Visits to the grocery store are getting increasingly expensive for shoppers. Amid soaring inflation, prices keep going up on popular grocery items. Groceries, overall, have experienced a 10% increase in price since 2021, CNN reports.
Let’s take a look at a few grocery items that are soaring in price and some savvy shopping tricks for beating the sticker shock.
As millions celebrated Cinco de Mayo in May 2022, the prices of avocados experienced an all-time high. CNN reported a carton of 48 Hass avocados was $78.75 on average, according to USDA data from ProduceIQ. This is in sharp contrast to the price of avocado cartons in 2021, which were in the $40 range.
While a number of factors have contributed to the increase in avocados in 2022, including less rain resulting in lower yields and smaller avocados, demand for avocados remains strong-year-round. Some analysts predict that avocado prices, easing off their highs, may continue to fall throughout the rest of the year.
Wholesale egg prices are up 11.2% compared to 2021 and the prices are only said to increase. The U.S. Department of Agriculture predicts egg prices will rise between 19.5% and 20.5% in 2022.
There are more factors than inflation contributing to the surge in egg prices. TastingTable reported that avian flu has reduced egg supply, infecting 18 million egg-laying hens in the United States and driving egg prices up as a result.
Many consumers also saw the highest egg prices during the Easter holiday, but that tends to be a bit more typical of the late March to early April season when eggs increase in demand with shoppers.
The meat counter keeps ticking up in price. CNN reported that as of May 2022, bacon costs 17.7% more and chicken prices are up 16.4% from 2021.
Savvy shoppers are getting strategic in order to cut meat costs. The New York Times reported some shoppers drive to other grocery stores that offer better meat prices, look for soon-to-expire meat which is steeply discounted in price and reduce their overall amount of meat consumption each month.
Some shoppers even offer homemade banana bread to meat department staffers to secure a better deal on cuts of their favorite meats.
Breakfast cereal, reported by CNN to begin increasing significantly in price in 2021, has indeed gone up in price in 2022. Breakfast cereal, as of May 2022, has jumped by 2.4% in price. Some of this price hike may be attributed to rising production costs for vegetable oil, sunflower oil, soy and palm oils along with the increase in prices for maize and wheat which increased substantially in January and February 2022.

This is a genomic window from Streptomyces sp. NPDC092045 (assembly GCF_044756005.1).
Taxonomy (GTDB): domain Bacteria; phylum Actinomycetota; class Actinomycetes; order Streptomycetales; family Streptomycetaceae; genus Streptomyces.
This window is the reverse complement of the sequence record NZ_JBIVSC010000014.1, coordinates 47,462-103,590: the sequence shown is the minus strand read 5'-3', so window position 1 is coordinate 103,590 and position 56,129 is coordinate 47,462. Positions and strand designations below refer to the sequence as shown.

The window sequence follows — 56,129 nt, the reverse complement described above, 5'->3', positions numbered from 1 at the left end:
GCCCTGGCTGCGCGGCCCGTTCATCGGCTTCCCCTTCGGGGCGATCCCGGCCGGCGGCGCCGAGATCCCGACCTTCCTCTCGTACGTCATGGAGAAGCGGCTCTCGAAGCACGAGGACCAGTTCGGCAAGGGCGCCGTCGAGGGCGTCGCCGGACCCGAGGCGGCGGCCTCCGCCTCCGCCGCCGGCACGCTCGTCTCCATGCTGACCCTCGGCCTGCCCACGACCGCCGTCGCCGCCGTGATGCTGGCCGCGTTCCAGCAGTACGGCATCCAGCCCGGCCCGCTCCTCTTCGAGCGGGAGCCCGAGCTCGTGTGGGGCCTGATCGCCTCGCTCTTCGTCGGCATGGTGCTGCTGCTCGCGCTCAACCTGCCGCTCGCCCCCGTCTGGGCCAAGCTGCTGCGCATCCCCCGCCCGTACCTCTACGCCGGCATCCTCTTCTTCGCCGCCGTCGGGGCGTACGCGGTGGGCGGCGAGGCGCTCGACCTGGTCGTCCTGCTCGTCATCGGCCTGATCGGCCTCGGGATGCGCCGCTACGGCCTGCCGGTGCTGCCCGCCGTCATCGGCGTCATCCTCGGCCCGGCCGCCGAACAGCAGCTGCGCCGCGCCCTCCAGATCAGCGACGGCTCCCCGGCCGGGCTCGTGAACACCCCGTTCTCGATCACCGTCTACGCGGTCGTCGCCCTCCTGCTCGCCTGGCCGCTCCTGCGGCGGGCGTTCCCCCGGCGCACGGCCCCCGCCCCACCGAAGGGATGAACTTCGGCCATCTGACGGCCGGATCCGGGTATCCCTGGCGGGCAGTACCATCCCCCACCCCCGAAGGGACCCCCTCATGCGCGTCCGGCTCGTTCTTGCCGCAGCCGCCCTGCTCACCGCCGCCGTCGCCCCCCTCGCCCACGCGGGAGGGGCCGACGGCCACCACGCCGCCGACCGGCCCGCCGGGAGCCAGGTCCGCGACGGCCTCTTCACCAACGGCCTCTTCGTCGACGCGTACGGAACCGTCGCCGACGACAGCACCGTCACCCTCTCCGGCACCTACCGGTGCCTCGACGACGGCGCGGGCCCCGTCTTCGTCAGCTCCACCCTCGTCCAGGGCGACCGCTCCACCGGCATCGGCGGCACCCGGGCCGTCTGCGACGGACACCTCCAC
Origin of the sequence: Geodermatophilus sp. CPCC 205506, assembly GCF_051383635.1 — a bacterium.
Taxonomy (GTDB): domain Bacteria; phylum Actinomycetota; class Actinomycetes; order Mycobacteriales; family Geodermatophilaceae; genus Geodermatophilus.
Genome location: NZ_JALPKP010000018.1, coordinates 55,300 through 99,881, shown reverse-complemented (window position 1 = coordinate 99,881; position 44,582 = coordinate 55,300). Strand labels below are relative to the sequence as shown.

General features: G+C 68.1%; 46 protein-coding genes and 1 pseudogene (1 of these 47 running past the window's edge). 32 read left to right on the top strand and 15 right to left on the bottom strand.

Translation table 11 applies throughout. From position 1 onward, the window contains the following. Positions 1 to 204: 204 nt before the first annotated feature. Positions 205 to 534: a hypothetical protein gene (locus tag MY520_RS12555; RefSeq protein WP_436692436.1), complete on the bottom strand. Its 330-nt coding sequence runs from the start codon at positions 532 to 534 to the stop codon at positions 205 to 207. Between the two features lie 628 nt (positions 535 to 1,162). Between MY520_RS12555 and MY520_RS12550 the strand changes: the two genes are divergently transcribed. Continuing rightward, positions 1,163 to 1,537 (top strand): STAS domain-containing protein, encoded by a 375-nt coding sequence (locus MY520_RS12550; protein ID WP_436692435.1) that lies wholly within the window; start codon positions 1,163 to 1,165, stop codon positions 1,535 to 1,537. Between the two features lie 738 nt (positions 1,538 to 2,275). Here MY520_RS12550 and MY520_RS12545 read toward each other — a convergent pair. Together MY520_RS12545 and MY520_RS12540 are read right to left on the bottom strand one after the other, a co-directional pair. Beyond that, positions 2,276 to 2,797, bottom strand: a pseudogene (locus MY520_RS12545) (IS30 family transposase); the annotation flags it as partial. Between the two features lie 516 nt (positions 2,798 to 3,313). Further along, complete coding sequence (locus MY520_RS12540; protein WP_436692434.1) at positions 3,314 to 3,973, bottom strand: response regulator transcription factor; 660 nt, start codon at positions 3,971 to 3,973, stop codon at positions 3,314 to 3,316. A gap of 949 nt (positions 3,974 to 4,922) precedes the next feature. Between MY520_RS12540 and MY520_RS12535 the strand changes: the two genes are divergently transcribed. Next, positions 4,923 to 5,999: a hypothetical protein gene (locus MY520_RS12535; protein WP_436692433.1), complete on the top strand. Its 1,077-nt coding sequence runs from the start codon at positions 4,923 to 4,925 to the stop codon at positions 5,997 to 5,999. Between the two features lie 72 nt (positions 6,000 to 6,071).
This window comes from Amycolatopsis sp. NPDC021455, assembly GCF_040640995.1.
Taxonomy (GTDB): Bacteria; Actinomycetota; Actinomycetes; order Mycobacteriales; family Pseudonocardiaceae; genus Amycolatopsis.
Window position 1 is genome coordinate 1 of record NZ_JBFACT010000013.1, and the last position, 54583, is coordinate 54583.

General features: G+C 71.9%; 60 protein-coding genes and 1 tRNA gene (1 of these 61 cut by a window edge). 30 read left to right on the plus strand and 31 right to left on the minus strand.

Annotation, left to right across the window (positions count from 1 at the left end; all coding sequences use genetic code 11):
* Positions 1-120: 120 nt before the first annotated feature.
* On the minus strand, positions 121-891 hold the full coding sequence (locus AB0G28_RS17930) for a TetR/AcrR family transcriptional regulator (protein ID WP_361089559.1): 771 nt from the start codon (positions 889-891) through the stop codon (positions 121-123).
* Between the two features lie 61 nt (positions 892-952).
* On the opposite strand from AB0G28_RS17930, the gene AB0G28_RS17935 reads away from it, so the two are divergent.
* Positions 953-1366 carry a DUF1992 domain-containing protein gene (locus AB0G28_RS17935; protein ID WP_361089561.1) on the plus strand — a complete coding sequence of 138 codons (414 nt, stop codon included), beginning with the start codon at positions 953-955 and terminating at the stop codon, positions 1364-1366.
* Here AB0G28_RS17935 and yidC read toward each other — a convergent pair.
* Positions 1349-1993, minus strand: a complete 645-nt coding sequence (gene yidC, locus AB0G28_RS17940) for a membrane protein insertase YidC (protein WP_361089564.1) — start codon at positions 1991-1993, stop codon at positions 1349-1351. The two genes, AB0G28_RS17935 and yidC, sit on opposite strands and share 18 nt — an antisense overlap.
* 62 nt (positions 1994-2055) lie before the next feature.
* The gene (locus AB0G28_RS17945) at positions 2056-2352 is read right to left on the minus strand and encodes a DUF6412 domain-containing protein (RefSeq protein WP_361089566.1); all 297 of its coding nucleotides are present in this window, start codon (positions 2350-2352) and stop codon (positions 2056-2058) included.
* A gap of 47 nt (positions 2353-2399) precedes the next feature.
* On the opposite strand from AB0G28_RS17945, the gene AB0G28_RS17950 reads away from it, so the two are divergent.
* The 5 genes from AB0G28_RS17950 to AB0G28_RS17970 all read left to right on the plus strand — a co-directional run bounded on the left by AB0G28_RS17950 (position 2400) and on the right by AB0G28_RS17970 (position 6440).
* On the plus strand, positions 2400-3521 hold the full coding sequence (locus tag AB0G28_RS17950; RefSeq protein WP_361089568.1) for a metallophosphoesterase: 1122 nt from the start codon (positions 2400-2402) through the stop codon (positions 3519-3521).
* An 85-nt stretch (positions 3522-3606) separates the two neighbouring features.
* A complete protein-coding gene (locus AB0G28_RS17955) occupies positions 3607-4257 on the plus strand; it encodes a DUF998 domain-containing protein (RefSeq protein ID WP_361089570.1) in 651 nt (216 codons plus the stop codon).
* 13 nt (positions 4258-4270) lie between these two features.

A savvy shopping trick to beat these prices is to shop store brand cereal instead of name brand, as it tends to be slightly less expensive. Store name brands are often the last products to experience the impacts of shrinkflation and may be able to offer a few ounces more of the cereal you need.
Both butter and margarine jumped in price in 2022, with butter 3.7% more expensive and margarine 7.1% more expensive than it was in 2021.
Butter soaring in price has a significant impact that goes beyond the dairy aisle. Many bakeries, which use butter in nearly every offering, have felt the sticker shock on case purchases. This has led to many pastries experiencing a price increase for purchase.
Similarly, the prices of lobster rolls for the summer season are also increasing and not just because lobster is steadily increasing in price on the docks either. Buns and butter both contribute to the increase in cost of the lobster roll when dining out.
Fresh Fruit and Vegetables
As the summer season arrives, the most dramatic price increase of the year has been fresh fruit and vegetables. CNN reported citrus fruits experienced a price increase of 18.6% and lettuce increased by 12.7%.
With canned fruits and vegetables also spiking in price — an increase of 10.4% — shoppers are turning to the frozen aisle. Cheaper fruits, vegetables and even meats and seafood may be found in these aisles already prepared for consumers. Shoppers may also buy in-season produce to receive a better pricing deal than out-of-season produce options.
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